• Somehow I made it onto the team! We were Anthony Atamanuik, Neil Casey, me, Matt DeCoster, Kate Emswiler, Angeliki George, Curtis Gwinn, Dave Martin, and Zach Woods, with Silvija Ozols and Joe Wengert eventually replacing Kate and Curtis.
  • Despite being a nine-person cast, we were rarely all together. That might have colored my belief that it’s better to have smaller shows than larger. (And now there’s a Two-Man Movie, so there’s that to consider.)
  • That first year was stressful for me (and for Kate, the other newer improviser).  I wasn’t confident or aggressive enough to step out against some of those heavy-hitters, so I didn’t really pull my weight. That kinda sucked. I usually felt out of my league, and it was hard to make my presence felt since these were a lot of big performers.
  • Also, it took time for the team to get our bearings. Despite that line-up, we still all had to learn a new form, and Narrative stuff can be a bit tricky. It requires people playing micro and people playing macro, and that takes time.
  • This is where I started getting better at playing macro, which is something I prefer to do years later - hanging back, filling in holes, connecting strings and making the scenes move. I can only remember playing the lead once (in a Shawshank Redemption-like show) and I hated it.
  • That first year we did a weekly double-feature, so by our first anniversary we’d performed 100 Movies.
  • (This corresponds with the unpopular theory that it takes 100 Harolds to really know a Harold.)
  • By the end of that first year, I’d say we really knew the Movie form. We could consistently improvise good to great Movies, including what I think was our best, Police Broad starring Neil Casey.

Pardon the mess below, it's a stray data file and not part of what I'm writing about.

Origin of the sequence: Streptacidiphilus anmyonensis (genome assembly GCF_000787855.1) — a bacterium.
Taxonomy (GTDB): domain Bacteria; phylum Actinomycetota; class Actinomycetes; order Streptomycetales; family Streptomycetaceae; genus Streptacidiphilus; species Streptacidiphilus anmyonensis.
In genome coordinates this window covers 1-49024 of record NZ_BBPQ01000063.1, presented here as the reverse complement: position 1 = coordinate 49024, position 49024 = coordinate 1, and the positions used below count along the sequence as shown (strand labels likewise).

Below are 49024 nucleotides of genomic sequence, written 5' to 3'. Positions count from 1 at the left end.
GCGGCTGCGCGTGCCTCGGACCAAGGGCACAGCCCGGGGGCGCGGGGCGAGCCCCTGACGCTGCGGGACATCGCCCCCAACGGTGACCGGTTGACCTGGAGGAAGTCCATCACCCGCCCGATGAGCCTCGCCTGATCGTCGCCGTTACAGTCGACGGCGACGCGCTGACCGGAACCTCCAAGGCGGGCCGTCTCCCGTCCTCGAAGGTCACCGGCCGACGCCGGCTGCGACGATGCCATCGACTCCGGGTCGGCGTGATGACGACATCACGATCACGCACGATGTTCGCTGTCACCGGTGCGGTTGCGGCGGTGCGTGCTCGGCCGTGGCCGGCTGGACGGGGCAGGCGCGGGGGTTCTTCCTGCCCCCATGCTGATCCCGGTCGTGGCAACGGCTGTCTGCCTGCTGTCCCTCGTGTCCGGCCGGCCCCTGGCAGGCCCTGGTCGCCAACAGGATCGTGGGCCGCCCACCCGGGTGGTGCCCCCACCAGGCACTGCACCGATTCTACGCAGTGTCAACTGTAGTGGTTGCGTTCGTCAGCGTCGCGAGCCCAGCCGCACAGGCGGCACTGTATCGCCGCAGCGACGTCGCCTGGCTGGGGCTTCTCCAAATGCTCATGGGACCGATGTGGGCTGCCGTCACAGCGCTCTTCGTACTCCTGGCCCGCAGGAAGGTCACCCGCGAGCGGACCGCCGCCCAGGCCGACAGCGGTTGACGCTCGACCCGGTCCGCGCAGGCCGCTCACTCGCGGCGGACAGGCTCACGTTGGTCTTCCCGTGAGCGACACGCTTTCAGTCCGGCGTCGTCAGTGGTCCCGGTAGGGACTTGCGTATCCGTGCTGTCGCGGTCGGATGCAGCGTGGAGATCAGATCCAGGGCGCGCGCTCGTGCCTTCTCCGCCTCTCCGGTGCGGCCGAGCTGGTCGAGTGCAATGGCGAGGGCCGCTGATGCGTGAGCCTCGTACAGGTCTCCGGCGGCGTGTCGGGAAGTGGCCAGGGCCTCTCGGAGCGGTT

• As you can see from the link, I maintained a (very incomplete) database of the Movies we improvised.
  • In our second year we lost our weekly double-feature and were paired with different shows like The Real Real World and Monkeydick.
  • This is when we performed a 19-minute Movie (The Car That Lived: The Adventures of Mr. Fenderbottom) - the shows were running behind schedule and a quick show would help out.
  • We decided to retire at the end of 2005, and photos of our final show are archived here on this celebrity photo site (full disclosure: I worked for this company at the time).

Overall, though, I think it was sometimes stressful, sometimes fun, and sometimes magical, which basically amounts to most improv experiences, right?

Ask improv-is-easy a question!

Filed under improv ucb comedy Movie

9 notes

Different Theaters
Yep, I perform at all three theaters. Trifecta!
What’s the difference amongst UCB/Magnet/PIT, you ask?
Hmm… other than a slight difference in philosophy and approach to improv, not much. All have two stages. Lots of great teachers and performers and students, as well as some less than awesome people. Great shows to watch, some might not be to your taste. A lot of opportunities at each theater, as well as the usual bullshit you’d have to deal with in anything involving the entertainment industry. Some people are nice, some are mean, some are crazy, some are in it for the wrong reasons, and two/three at each place are brilliant.